If you had heard the comments at the recent Study Abroad Fair in the Middle School library, you might have thought it was a food exhibition.
“Vote for me, I have food.”
“It is really gooey and sweet; I guarantee you will like it.”
“Hey, let’s go find more food.”
While booths with food were big draws, there was a lot more to learn about the Spanish-speaking countries featured at this year’s fair.
The annual event is a culmination of a unit in which seventh- and eighth-graders choose a country to study in-depth. Students have three weeks to complete their research and must choose a minimum of six categories to explore, said Spanish teacher Jessica Buckner.
Attendees, including school staff and fellow students, were encouraged to ask questions. Each voted for the best or most informative display.
Exhibition space included colorful posters showing off countries’ traditions, foods, government and places of interest. Some exhibitors included artifacts from their country of choice, and many treated visitors to native tastes.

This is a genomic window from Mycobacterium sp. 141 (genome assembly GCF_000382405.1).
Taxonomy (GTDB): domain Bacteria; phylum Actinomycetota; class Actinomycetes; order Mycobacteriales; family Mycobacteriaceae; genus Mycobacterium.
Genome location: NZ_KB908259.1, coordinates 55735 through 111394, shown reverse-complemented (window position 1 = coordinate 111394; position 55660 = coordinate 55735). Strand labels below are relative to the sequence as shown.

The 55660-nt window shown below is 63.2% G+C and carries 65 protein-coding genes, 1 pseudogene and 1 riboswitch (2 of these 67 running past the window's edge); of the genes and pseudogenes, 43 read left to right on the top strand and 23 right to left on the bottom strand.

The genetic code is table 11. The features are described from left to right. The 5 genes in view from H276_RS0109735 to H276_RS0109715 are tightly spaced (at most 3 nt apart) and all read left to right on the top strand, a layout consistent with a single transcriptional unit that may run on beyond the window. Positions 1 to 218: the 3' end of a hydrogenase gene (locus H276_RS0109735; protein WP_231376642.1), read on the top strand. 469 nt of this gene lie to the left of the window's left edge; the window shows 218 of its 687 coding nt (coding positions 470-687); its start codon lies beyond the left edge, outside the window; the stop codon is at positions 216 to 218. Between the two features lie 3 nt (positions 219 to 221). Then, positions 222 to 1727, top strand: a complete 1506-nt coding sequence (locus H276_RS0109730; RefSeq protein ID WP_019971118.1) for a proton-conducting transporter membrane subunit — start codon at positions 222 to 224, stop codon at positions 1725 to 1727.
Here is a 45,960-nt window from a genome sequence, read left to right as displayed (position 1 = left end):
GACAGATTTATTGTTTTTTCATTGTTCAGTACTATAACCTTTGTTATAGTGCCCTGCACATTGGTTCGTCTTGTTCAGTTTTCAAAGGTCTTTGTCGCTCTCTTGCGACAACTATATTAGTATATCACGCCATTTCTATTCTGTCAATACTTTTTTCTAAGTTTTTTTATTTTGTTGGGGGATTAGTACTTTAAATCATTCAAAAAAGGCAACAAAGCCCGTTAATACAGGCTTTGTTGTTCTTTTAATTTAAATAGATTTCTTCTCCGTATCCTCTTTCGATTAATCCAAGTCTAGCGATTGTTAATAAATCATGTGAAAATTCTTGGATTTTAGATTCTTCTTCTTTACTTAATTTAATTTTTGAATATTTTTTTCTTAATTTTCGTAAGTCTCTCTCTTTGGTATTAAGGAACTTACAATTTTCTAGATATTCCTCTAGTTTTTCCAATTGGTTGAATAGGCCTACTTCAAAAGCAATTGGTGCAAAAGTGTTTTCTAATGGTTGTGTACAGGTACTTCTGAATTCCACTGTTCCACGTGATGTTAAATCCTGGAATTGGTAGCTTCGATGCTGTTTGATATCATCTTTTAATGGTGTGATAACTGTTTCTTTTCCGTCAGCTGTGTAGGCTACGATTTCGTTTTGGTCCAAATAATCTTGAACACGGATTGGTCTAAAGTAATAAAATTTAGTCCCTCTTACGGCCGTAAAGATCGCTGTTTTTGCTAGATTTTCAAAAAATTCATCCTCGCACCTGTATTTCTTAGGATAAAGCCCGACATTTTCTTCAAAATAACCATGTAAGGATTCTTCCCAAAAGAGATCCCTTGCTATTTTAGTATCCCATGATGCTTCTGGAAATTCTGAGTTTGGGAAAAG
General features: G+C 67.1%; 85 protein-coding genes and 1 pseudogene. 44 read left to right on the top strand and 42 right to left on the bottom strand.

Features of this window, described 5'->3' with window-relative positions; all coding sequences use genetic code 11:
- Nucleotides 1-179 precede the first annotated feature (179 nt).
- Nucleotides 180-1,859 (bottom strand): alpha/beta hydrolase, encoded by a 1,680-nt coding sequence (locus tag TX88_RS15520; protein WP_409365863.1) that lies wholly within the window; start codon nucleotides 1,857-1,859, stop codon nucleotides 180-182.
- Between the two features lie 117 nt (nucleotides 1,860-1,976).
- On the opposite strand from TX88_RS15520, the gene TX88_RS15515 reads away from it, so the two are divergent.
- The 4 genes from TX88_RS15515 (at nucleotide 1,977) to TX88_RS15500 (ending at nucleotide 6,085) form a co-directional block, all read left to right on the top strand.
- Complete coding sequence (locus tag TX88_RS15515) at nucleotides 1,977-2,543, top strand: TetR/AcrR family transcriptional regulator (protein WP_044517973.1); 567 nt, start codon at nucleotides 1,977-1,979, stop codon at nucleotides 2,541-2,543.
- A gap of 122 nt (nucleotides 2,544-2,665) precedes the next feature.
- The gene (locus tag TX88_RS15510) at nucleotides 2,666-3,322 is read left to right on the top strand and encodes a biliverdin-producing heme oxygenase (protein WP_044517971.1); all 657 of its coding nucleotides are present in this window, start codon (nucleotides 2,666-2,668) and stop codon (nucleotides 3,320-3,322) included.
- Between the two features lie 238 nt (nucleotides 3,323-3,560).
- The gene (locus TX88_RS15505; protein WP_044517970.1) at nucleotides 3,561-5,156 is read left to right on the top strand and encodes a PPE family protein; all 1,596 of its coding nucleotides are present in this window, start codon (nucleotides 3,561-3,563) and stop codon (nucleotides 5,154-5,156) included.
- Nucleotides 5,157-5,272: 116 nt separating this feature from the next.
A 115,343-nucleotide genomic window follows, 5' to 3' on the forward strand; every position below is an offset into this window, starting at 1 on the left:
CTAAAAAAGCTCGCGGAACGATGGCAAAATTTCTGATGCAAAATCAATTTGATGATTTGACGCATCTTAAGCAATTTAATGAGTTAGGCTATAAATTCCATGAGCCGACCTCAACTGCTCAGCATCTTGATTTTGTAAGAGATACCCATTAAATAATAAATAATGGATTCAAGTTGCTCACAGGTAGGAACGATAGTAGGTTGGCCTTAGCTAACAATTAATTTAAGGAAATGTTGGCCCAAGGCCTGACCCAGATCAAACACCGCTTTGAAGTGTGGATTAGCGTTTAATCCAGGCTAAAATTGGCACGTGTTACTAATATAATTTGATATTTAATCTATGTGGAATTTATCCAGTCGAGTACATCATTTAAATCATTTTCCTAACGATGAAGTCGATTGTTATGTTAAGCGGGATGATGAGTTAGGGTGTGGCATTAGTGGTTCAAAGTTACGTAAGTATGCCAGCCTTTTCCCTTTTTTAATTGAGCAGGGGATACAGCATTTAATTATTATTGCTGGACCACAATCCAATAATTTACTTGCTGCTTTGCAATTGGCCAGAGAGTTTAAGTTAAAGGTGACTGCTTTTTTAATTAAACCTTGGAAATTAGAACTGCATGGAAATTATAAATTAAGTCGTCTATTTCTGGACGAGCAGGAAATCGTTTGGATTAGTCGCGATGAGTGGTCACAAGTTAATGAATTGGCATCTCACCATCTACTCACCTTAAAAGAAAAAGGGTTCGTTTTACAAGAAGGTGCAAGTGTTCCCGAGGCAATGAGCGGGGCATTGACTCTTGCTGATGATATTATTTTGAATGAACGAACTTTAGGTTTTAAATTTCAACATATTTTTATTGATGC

While many exhibitors chose to serve unique foods such as dulce de leche, popular in Paraguay; or Cuban rice pudding, seventh-grader Kolten Paniwozik served tortilla chips from a bag, noting simply that it is commonly served in Mexico.
From Chocolate to Salt Flats
Seventh-grader Faith Gonser chose Cuba for its tropical climate.
Brooke Buyze picked Argentina.
“I really like their culture,” said the seventh-grader. “They have a day to celebrate chocolate.”
Emma Janesat, seventh-grade, said she has wanted to travel to Spain ever since she heard about a school trip scheduled for next year.
“I really wanted to learn more about it,” she said.
One thing really fascinated her. “They have a parade called Las Fallas. They build really tall statues that stand for something they don’t like in politics. Then they burn them.”
Eighth-grader Kolbe VanderLeest chose Bolivia. “I found it very interesting. There are so many special attractions there; I especially like the salt flats,” she said.
Eighth-grader Jocelyn Garza called the project “fun and challenging — a way to help us learn more about the different cultures in different Spanish-speaking countries.
“Although we were competing for a shot at winning against one another, we all still collaborated and helped each other out,” she said. “I know all my classmates worked hard on their projects and enjoyed the experience.”